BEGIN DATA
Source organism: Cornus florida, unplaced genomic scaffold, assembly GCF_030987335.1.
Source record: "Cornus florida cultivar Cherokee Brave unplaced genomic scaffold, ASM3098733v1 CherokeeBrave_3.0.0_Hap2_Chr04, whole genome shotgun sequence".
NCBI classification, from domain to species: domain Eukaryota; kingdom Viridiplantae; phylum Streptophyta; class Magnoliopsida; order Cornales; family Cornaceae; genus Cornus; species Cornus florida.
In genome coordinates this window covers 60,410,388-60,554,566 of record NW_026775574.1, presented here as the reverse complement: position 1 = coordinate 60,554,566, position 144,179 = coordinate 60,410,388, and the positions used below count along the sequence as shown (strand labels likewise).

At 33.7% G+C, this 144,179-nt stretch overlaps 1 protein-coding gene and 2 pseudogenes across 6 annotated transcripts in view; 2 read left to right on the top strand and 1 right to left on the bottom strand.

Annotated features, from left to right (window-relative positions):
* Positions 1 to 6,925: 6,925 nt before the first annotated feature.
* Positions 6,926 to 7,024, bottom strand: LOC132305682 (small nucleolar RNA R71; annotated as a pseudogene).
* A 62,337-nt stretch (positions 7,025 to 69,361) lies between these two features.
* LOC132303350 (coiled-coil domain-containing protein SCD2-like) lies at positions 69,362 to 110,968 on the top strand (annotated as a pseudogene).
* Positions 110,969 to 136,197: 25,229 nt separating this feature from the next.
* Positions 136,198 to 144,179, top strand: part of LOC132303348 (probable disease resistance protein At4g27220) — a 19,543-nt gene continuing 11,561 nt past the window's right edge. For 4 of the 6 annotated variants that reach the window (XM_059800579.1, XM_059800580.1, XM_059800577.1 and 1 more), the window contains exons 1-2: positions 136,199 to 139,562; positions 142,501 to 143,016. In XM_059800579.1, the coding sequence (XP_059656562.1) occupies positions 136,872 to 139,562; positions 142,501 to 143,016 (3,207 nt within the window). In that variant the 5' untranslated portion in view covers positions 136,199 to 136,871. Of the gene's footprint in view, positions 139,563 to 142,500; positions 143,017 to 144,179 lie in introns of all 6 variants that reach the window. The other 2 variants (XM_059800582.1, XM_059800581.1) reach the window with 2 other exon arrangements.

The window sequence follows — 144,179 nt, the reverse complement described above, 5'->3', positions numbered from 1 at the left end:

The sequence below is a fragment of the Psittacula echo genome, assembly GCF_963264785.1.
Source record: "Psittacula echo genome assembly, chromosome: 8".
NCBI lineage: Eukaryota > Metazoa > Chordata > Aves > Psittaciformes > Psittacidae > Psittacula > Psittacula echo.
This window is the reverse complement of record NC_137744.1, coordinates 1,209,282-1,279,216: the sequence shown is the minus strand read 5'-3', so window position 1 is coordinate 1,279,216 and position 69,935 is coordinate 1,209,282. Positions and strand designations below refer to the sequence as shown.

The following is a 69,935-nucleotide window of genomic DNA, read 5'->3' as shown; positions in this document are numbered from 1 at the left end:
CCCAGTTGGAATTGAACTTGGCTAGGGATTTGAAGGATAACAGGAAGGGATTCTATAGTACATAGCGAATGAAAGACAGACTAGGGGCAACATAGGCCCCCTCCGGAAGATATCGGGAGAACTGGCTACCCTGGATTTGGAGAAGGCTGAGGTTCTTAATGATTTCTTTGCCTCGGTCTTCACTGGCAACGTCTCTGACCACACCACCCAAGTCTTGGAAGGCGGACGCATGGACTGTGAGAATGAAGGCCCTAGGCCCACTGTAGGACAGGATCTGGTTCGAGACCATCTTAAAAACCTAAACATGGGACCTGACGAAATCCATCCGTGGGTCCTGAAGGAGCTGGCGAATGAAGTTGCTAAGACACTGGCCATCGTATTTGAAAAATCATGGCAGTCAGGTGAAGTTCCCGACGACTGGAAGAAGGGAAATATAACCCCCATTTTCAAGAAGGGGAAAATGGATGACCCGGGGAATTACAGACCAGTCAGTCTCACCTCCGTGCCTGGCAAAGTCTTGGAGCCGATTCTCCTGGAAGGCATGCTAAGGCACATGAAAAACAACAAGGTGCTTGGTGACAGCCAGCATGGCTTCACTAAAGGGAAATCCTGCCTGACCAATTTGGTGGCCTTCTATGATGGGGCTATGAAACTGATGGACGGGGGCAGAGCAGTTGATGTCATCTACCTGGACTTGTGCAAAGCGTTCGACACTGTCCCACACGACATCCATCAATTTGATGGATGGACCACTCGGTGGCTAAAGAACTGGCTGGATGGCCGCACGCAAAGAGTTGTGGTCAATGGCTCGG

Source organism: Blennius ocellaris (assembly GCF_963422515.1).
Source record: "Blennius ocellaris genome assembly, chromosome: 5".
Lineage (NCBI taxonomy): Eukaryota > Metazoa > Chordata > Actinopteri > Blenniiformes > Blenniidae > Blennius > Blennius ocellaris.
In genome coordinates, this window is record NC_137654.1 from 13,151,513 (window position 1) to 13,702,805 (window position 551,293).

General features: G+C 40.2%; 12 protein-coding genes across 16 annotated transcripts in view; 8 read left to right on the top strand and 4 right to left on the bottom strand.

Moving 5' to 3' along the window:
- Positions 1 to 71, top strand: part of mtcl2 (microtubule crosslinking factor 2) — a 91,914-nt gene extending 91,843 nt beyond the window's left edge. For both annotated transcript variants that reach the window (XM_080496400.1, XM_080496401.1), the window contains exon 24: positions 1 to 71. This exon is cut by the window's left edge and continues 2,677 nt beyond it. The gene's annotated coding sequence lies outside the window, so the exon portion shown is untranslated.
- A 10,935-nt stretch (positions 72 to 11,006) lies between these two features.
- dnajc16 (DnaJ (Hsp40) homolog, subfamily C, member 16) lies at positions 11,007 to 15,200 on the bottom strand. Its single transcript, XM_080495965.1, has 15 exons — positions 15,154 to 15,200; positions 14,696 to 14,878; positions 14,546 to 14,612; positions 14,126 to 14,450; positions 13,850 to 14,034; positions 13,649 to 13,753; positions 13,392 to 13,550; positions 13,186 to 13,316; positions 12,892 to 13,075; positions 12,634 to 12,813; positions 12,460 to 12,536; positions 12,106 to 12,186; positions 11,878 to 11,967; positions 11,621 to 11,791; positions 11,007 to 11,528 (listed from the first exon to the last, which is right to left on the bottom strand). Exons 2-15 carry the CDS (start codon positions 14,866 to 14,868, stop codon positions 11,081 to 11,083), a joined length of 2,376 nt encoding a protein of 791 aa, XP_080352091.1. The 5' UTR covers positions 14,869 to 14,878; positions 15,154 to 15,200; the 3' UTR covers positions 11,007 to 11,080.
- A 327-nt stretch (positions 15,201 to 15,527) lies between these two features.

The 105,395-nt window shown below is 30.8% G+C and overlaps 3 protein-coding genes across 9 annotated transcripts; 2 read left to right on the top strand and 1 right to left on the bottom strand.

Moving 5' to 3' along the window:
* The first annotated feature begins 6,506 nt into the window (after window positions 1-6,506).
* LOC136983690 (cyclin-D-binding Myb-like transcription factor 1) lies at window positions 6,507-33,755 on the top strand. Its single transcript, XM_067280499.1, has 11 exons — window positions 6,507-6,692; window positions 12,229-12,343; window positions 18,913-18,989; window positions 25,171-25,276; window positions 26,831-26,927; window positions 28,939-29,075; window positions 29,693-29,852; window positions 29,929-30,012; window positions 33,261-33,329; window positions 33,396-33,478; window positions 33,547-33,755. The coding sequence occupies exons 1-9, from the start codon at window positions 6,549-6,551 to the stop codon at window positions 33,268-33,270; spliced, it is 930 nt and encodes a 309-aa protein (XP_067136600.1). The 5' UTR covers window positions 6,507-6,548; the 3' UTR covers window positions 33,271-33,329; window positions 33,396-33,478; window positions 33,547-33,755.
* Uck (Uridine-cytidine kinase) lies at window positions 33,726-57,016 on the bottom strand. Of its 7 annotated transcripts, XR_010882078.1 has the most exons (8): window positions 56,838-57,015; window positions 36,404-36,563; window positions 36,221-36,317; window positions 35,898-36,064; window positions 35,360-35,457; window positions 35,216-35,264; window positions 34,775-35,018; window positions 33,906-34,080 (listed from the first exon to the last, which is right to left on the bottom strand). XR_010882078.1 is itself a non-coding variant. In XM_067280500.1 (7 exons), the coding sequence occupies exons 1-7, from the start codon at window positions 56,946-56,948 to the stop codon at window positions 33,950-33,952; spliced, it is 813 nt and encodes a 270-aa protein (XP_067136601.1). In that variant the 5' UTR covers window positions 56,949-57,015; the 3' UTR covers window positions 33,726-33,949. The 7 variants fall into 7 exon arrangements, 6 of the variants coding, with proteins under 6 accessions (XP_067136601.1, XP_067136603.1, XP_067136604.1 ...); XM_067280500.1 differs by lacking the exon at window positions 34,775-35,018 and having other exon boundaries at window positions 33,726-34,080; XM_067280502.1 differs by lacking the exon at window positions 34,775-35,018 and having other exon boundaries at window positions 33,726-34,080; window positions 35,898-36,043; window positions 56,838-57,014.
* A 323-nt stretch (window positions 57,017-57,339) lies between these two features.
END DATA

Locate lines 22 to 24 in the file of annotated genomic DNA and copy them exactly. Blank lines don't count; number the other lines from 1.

Lineage (NCBI taxonomy): Eukaryota > Metazoa > Chordata > Actinopteri > Blenniiformes > Blenniidae > Blennius > Blennius ocellaris.
In genome coordinates, this window is record NC_137654.1 from 13,151,513 (window position 1) to 13,702,805 (window position 551,293).

General features: G+C 40.2%; 12 protein-coding genes across 16 annotated transcripts in view; 8 read left to right on the top strand and 4 right to left on the bottom strand.